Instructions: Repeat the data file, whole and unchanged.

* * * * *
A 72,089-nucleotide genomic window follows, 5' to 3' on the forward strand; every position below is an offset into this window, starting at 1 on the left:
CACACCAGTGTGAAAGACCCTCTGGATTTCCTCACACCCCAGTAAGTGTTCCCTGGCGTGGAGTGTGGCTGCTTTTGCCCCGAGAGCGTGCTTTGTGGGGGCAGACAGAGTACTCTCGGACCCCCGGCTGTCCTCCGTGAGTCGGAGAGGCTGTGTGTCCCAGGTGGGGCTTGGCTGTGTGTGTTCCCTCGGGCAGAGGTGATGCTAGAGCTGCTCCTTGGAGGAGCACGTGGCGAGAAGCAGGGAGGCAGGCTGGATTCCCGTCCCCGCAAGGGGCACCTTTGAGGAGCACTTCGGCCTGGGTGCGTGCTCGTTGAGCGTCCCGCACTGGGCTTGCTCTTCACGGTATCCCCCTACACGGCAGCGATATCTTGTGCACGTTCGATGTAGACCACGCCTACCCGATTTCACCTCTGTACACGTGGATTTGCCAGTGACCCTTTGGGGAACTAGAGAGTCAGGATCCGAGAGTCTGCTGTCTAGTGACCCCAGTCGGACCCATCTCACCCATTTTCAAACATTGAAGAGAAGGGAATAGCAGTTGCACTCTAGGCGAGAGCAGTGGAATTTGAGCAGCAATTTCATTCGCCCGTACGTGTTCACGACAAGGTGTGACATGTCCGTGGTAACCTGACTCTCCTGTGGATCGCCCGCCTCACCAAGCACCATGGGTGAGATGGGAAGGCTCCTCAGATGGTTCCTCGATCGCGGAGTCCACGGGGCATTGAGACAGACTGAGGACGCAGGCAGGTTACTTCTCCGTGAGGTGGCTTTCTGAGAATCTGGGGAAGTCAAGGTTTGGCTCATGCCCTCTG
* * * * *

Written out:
A 72,089-nucleotide genomic window follows, 5' to 3' on the forward strand; every position below is an offset into this window, starting at 1 on the left:
CACACCAGTGTGAAAGACCCTCTGGATTTCCTCACACCCCAGTAAGTGTTCCCTGGCGTGGAGTGTGGCTGCTTTTGCCCCGAGAGCGTGCTTTGTGGGGGCAGACAGAGTACTCTCGGACCCCCGGCTGTCCTCCGTGAGTCGGAGAGGCTGTGTGTCCCAGGTGGGGCTTGGCTGTGTGTGTTCCCTCGGGCAGAGGTGATGCTAGAGCTGCTCCTTGGAGGAGCACGTGGCGAGAAGCAGGGAGGCAGGCTGGATTCCCGTCCCCGCAAGGGGCACCTTTGAGGAGCACTTCGGCCTGGGTGCGTGCTCGTTGAGCGTCCCGCACTGGGCTTGCTCTTCACGGTATCCCCCTACACGGCAGCGATATCTTGTGCACGTTCGATGTAGACCACGCCTACCCGATTTCACCTCTGTACACGTGGATTTGCCAGTGACCCTTTGGGGAACTAGAGAGTCAGGATCCGAGAGTCTGCTGTCTAGTGACCCCAGTCGGACCCATCTCACCCATTTTCAAACATTGAAGAGAAGGGAATAGCAGTTGCACTCTAGGCGAGAGCAGTGGAATTTGAGCAGCAATTTCATTCGCCCGTACGTGTTCACGACAAGGTGTGACATGTCCGTGGTAACCTGACTCTCCTGTGGATCGCCCGCCTCACCAAGCACCATGGGTGAGATGGGAAGGCTCCTCAGATGGTTCCTCGATCGCGGAGTCCACGGGGCATTGAGACAGACTGAGGACGCAGGCAGGTTACTTCTCCGTGAGGTGGCTTTCTGAGAATCTGGGGAAGTCAAGGTTTGGCTCATGCCCTCTG